EARTHQUAKES IN TENNESSEE
Aug. 17, 1865: The largest single earthquake in Tennessee history, at magnitude 5.0, occurred outside of Memphis, near New Madrid, Missouri. The quake knocked down chimneys in Memphis and sent large waves through the Mississippi River. The shocks were felt through Missouri, Tennessee, Mississippi and Illinois.
1811-1812: Three New Madrid earthquakes rocked up to 3.1 million square miles across Kentucky, Missouri and Tennessee — raising and sinking land masses and creating fissures over 80,000 square miles. The greatest of those tremors registered greater than 7.0 magnitude and created Reelfoot Lake in Northwest Tennessee.
Jan. 4, 1843: Severe earthquakes in Memphis registered an VIII intensity and up to 6.9 magnitude. The shocks were felt sharply in Nashville and as far away as Knoxville, although no significant damage was done in those cities.
March 28, 1913: Earthquakes centered in Knoxville cracked walls and toppled chimneys across 4,300 square miles in East Tennessee. The shocks were rated up to 5.9 magnitude.
Oct. 30, 1973: Cracks in the walls were reported at the University of Tennessee Medical Center in Knoxville after a 4.6 magnitude earthquake south of Knoxville sent rumbles throughout the region. Minor damage to walls, windows and chimneys occurred in Blount County.
Source: U.S. Geological Survey
Meigs County, Tennessee, residents Judy and Bill Emerson have lived on Woods Hollow Road since 1990. Their home is barely 500 yards east of the epicenter of the largest of the seven earthquakes that shook the Southeast Tennessee area early Wednesday morning.
"I thought it was an explosion. I thought the heat pump blew up," Judy Emerson, 65, said. "It was so loud it scared me to death.
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"I was screaming at my husband saying, 'Did you hear that? Did you hear that?'" she laughed. "And he said, 'What? Was that you? Did you fall?' And I said, 'No, I'm not that big!'"
The 4:14 a.m. quake shook open cabinet doors in Emerson's kitchen and rattled all the doors and windows, but nothing was knocked off walls or damaged, she said. Neither of the Emersons heard or felt the second or subsequent quakes.
"It sure did scare me," she said, noting she is a night owl who usually is up reading but wasn't on Wednesday. "If I had been sitting there reading, I'd have come right off that couch!"
The magnitude 4.4 earthquake rocked the area less than 10 miles north of Decatur near the Watts Bar Nuclear Plant at 4:14 a.m. Wednesday, followed less than 15 minutes later by a 3.0 magnitude temblor that struck about a mile closer to the Tennessee Valley Authority facility, the U.S. Geological Survey at the University of Memphis reported.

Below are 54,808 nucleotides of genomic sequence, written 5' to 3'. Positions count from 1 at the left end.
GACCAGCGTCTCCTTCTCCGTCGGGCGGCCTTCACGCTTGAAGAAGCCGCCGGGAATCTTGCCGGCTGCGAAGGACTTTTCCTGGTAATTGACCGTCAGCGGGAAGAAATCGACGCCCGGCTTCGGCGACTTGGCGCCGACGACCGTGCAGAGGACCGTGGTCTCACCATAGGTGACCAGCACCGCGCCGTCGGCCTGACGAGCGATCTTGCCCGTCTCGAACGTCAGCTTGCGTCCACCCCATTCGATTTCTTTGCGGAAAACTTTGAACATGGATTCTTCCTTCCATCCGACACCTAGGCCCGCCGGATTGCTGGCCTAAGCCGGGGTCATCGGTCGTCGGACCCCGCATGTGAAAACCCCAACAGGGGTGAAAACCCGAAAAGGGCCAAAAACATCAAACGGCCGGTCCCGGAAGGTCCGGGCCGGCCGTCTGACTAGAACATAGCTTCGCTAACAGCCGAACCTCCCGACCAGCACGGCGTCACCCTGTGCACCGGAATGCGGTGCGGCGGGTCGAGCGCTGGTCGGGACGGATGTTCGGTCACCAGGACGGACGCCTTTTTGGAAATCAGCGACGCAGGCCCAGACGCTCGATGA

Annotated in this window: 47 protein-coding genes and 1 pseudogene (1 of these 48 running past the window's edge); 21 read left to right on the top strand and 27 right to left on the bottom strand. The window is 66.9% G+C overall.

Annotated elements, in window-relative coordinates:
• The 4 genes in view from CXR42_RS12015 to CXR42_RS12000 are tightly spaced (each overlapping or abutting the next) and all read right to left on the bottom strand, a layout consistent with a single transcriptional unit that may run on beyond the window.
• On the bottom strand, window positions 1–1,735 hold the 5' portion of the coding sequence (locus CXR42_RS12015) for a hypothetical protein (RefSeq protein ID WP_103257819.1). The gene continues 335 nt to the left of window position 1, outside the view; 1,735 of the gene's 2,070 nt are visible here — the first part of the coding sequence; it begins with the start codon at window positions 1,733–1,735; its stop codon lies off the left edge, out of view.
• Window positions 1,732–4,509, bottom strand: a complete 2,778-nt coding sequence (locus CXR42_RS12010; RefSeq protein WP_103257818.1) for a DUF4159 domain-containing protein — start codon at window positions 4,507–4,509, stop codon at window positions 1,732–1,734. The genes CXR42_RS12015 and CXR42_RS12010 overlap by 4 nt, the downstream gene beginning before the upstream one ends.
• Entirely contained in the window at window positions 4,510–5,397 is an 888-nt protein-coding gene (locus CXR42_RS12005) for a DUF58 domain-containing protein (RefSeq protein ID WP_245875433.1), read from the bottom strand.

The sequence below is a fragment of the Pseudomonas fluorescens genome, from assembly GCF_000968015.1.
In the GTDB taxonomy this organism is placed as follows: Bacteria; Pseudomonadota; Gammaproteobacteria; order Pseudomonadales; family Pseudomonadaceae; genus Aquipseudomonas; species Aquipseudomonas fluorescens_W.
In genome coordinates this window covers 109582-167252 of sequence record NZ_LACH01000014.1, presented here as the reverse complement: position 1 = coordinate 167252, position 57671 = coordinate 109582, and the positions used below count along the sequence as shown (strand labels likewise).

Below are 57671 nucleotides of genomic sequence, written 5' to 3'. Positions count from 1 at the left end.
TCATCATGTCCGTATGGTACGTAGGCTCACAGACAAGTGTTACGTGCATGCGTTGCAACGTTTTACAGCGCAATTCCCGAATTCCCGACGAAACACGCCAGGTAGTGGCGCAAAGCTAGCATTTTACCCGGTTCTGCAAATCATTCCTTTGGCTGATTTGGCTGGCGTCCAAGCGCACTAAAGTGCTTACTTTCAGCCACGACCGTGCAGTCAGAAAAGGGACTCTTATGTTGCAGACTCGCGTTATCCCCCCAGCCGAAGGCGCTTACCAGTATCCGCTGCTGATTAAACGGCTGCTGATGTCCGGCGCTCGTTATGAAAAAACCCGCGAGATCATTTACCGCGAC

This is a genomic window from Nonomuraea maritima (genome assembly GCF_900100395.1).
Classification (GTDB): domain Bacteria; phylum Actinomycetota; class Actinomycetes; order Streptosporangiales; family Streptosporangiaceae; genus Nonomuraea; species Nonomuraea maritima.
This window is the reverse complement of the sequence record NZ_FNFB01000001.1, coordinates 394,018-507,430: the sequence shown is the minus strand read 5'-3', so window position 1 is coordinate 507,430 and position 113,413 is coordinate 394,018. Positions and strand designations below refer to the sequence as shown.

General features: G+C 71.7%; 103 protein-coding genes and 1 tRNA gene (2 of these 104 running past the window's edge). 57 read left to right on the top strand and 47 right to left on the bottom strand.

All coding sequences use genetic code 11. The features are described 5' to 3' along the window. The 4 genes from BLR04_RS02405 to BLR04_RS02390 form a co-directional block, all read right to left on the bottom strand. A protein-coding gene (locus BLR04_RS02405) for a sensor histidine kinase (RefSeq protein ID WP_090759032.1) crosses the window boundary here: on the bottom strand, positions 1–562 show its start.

People felt the larger quake, the strongest in Tennessee in 45 years, as far away as Chattanooga, Nashville, Knoxville and even Atlanta, according to USGS maps.
The 1973 earthquake was slightly stronger at magnitude 4.7. It happened near Maryville, according to the National Weather Service.
The first Meigs quake was focused about half a mile south of State Route 68 near Moore Cemetery Road, and was about 5.6 miles deep, while the second was about 4.2 miles deep and was centered nearer Highway 58, officials report.
The first two quakes were followed by several considerably smaller ones — a magnitude 1.9 at 5 a.m., a magnitude 2.1 at 5:41 a.m., a magnitude 1.7 at 8:51 a.m., and a magnitude 1.8 at 10:06 a.m. — USGS earthquake maps show. All of those quakes were very near the first two larger ones, clustered in the same area around Woods Hollow Road.
But that wasn't the only area hit since Tuesday at midnight.
Several hours earlier — 1:18 a.m. — a magnitude 2.7 quake struck about 7.5 miles northwest of Sweetwater, Tennessee, in Monroe County. It was 13.5 miles deep, records show.
TVA spokesman Jim Hopson said Wednesday morning that Watts Bar and the federal utilities' facilities and dams up and down the Tennessee River reported no damage. Officials continued to run through checklists throughout the day to make sure nothing was overlooked.
As the sun rose Wednesday on rattled Meigs Countians, county Emergency Management Director Tony Finnell said there had been no reports of damage but the county's 911 lines lit up as soon as it happened.
"We got a few calls because people woke up with noise and vibration," Finnell said.
"I heard it at the house. I live down below town," he said, referring to the county seat of Decatur.
Finnell said the Emergency Operations Center also got calls from neighboring counties, but there were no reports of damage elsewhere, either.
But the quake jostled people all over.
"It was pretty widespread," Finnell said of reports from people who felt the earth move. But "unless something else crops up or we have a sinkhole open up, I think we're good."